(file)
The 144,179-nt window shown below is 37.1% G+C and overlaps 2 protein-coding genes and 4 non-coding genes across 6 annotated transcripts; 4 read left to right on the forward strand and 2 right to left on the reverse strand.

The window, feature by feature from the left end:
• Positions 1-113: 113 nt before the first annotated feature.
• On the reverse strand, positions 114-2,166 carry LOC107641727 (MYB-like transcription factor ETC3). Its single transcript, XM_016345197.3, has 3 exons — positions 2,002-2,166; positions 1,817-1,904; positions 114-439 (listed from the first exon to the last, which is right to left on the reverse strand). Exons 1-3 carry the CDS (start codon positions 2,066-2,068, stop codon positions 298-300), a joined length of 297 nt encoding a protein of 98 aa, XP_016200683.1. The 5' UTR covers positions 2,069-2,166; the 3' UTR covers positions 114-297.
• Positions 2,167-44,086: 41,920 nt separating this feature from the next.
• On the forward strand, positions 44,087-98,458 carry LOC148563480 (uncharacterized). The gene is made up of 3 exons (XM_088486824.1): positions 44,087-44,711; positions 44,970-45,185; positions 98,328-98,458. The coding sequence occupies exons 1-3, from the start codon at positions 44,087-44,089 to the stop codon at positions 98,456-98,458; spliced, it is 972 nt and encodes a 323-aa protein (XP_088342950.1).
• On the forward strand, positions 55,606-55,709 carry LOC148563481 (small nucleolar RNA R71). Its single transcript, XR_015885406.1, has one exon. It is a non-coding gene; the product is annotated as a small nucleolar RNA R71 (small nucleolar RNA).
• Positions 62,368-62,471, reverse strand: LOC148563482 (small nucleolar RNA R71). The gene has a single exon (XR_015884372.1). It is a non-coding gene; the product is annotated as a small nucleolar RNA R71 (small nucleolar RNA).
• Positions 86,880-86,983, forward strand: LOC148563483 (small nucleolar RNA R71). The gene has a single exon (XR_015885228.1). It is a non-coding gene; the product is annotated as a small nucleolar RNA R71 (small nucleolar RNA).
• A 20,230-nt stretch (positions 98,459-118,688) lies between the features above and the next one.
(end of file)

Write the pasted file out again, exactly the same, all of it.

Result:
The 144,179-nt window shown below is 37.1% G+C and overlaps 2 protein-coding genes and 4 non-coding genes across 6 annotated transcripts; 4 read left to right on the forward strand and 2 right to left on the reverse strand.

The window, feature by feature from the left end:
• Positions 1-113: 113 nt before the first annotated feature.
• On the reverse strand, positions 114-2,166 carry LOC107641727 (MYB-like transcription factor ETC3). Its single transcript, XM_016345197.3, has 3 exons — positions 2,002-2,166; positions 1,817-1,904; positions 114-439 (listed from the first exon to the last, which is right to left on the reverse strand). Exons 1-3 carry the CDS (start codon positions 2,066-2,068, stop codon positions 298-300), a joined length of 297 nt encoding a protein of 98 aa, XP_016200683.1. The 5' UTR covers positions 2,069-2,166; the 3' UTR covers positions 114-297.
• Positions 2,167-44,086: 41,920 nt separating this feature from the next.
• On the forward strand, positions 44,087-98,458 carry LOC148563480 (uncharacterized). The gene is made up of 3 exons (XM_088486824.1): positions 44,087-44,711; positions 44,970-45,185; positions 98,328-98,458. The coding sequence occupies exons 1-3, from the start codon at positions 44,087-44,089 to the stop codon at positions 98,456-98,458; spliced, it is 972 nt and encodes a 323-aa protein (XP_088342950.1).
• On the forward strand, positions 55,606-55,709 carry LOC148563481 (small nucleolar RNA R71). Its single transcript, XR_015885406.1, has one exon. It is a non-coding gene; the product is annotated as a small nucleolar RNA R71 (small nucleolar RNA).
• Positions 62,368-62,471, reverse strand: LOC148563482 (small nucleolar RNA R71). The gene has a single exon (XR_015884372.1). It is a non-coding gene; the product is annotated as a small nucleolar RNA R71 (small nucleolar RNA).
• Positions 86,880-86,983, forward strand: LOC148563483 (small nucleolar RNA R71). The gene has a single exon (XR_015885228.1). It is a non-coding gene; the product is annotated as a small nucleolar RNA R71 (small nucleolar RNA).
• A 20,230-nt stretch (positions 98,459-118,688) lies between the features above and the next one.